Managing Fiscal Analyst
Assistant Director for Fiscal Affairs
The transfers below continue to exist in statute and are suspended via appropriations bills at various intervals depending on the duration of each suspension.
Local Ad Valorem Tax Reduction Fund
What is now the Local Ad Valorem Tax Reduction Fund (LAVTRF) dates back to 1937, when the state sales and use taxes first were imposed at a 2 percent rate. At that time it was provided that, after demands were met for public welfare and elementary school aid, the balance in the Retail Sales Tax Fund on June 2 of each year shall be distributed to counties for the purpose of reducing property tax levies of counties and other local units. This so-called “residue” amounted to $4.7 million in FY 1938, almost half of the sales tax collections that year.
Under current law, two transfers are made each calendar year from the State General Fund (SGF) to the LAVTRF, on January 15 and July 15. No moneys have been transferred to the LAVTRF since July 15, 2002, except a singular payment to the fund of $20,250,000 in FY 2014. No moneys shall be transferred for FY 2021, FY 2022 and FY 2023. Starting in FY 2024 and every year thereafter, the amount of each semi-annual transfer shall be $27.0 million, for a total yearly transfer of $54.0 million.
Money in the LAVTRF is now allocated among the 105 counties on the basis of population (65 percent) and assessed tangible property valuation (35 percent). Each county’s share is divided among all property tax levying subdivisions (including the county but excluding unified school districts) proportionately based on their property tax levies in the preceding year. The money so received must be credited to one or more tax levy funds of general application in the county or subdivision, except bond and interest funds. Those community colleges and municipal universities that received a distribution in 1983 can receive funds from the LAVTRF. No taxing entity may receive funds unless it budgets for those funds in a future fiscal year in a fund that has a tax levy and that tax levy would generate more income than would come from LAVTRF. KSA 19-2694 establishes a formula designed to prevent counties from receiving less money distributed on the basis of population due to changing from state census data to federal census data, effective July 1, 1979.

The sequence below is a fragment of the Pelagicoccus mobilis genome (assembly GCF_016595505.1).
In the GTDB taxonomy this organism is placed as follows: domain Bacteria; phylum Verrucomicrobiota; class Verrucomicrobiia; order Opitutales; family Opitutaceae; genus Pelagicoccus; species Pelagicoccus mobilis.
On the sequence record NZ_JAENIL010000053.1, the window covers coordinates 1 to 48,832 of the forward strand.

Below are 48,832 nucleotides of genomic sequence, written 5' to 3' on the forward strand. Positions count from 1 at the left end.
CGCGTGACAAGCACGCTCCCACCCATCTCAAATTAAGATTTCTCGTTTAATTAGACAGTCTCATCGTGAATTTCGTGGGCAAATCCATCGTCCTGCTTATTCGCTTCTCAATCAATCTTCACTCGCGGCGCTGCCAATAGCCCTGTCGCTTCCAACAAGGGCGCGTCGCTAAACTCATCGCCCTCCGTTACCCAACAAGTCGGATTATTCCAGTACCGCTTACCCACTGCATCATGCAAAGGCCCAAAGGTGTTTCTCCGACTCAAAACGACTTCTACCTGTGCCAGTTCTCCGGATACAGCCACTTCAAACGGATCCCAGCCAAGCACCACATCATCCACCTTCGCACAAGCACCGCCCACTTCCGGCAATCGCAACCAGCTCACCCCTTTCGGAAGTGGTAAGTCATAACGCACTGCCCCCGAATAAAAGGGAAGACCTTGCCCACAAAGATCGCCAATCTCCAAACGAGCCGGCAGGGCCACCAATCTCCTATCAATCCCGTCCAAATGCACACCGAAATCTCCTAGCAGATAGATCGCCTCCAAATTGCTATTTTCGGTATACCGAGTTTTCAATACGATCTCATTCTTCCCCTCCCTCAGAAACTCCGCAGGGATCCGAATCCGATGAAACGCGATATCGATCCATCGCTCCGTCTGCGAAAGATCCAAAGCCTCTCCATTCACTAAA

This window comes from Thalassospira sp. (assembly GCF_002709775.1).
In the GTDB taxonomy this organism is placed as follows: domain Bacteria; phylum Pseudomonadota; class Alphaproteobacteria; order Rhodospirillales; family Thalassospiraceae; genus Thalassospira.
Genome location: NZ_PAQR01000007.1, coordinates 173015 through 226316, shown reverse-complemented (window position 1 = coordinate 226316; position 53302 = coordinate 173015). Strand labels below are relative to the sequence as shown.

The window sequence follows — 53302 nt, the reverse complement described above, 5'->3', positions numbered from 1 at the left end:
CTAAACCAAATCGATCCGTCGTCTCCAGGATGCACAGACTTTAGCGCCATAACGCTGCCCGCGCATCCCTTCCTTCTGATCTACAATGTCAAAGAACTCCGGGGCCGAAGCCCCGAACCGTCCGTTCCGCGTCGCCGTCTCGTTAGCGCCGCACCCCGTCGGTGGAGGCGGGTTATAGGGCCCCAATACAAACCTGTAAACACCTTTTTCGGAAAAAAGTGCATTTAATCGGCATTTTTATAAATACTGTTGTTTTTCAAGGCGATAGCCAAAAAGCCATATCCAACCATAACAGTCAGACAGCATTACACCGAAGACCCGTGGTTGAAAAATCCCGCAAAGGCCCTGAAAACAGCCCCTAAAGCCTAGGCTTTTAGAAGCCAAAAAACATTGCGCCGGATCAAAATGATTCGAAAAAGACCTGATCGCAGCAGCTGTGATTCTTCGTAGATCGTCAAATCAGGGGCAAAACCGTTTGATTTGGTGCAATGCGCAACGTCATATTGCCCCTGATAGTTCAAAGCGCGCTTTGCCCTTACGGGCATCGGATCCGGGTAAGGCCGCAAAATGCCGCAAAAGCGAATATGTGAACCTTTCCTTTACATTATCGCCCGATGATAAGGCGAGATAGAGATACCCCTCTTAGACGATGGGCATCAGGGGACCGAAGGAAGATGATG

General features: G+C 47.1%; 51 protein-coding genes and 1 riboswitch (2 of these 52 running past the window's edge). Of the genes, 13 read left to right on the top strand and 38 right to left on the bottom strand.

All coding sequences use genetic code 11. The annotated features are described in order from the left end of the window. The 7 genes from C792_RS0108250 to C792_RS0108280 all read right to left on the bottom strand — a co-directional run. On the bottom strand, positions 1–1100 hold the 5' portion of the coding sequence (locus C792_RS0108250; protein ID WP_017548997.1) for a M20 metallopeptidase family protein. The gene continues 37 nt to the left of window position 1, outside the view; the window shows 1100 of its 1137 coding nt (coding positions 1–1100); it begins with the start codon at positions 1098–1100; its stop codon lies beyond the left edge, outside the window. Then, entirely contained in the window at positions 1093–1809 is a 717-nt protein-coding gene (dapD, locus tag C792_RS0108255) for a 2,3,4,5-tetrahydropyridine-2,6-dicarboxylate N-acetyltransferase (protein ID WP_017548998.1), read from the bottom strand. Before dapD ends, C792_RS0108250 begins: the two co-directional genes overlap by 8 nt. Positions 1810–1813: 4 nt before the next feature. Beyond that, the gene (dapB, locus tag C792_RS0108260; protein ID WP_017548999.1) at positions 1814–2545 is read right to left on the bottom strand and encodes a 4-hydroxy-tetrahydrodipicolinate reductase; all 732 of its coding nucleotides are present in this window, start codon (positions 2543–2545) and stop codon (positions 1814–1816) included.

County and City Revenue Sharing Fund: History
The County and City Revenue Sharing Fund (CCRSF) was created by 1978 legislation to replace other tax sources that had been shared with local units, namely, the cigarette tax, liquor enforcement tax, and domestic insurance company privilege tax.
Under current law, two transfers are made each calendar year from the SGF to the CCRSF, on July 15 and December 10, totaling 2.823 percent of sales and use tax revenue credited to the SGF in the preceding calendar year. The last transfer to the CCRSF was the July 15, 2002 distribution. All subsequent transfers have been suspended either via allotment or legislative action.
Money in the CCRSF is now allocated among the 105 counties on the basis of population (65 percent) and assessed tangible property valuation (35 percent). Within county areas the money is distributed 50 percent to the county general fund and 50 percent to general funds of cities, based on the population of the cities.
Tax Increment Financing Revenue Replacement Fund
KSA 12-1775a, passed by the 1996 legislature, created a method for cities with redevelopment districts established prior to July 1, 1996, to certify the amount realized from ad valorem taxes imposed in those districts due to legislative changes in the school finance formula in that year.
Once a year prior to February, each city with an affected redevelopment district would certify to the director of accounts and reports an amount equal to the amount of tax reduction. Subsequently, the director of accounts and reports would certify to the State Treasurer each amount certified and shall transfer from the SGF to the Tax Increment Financing Revenue Replacement Fund (TIF Fund) the aggregate of all amounts so certified. The treasurer, prior to April 15 of each year, shall pay each city their certified amount. In FY 1998, the first year for this distribution, 8 cities with 15 redevelopment districts received payments. In FY 2017, there were four cities and six redevelopment districts remaining. The statute does not have a sunset.
The Department of Administration administers and certifies the distributions, and has interpreted the statute as expiring when the TIF districts expire or when any bonds sold to finance the TIF are paid off.
It is unclear whether amendments to the TIF plan that extend the districts beyond the 20 year statutory limit maintain the TIF district’s right to receive funds from the TIF Revenue Replacement Fund. The Revenue Replacement Fund was supported by a $1.0 million transfer from the SGF annually.
The Legislature suspended transfers from the fund in FY 2018, and no subsequent transfers have occurred.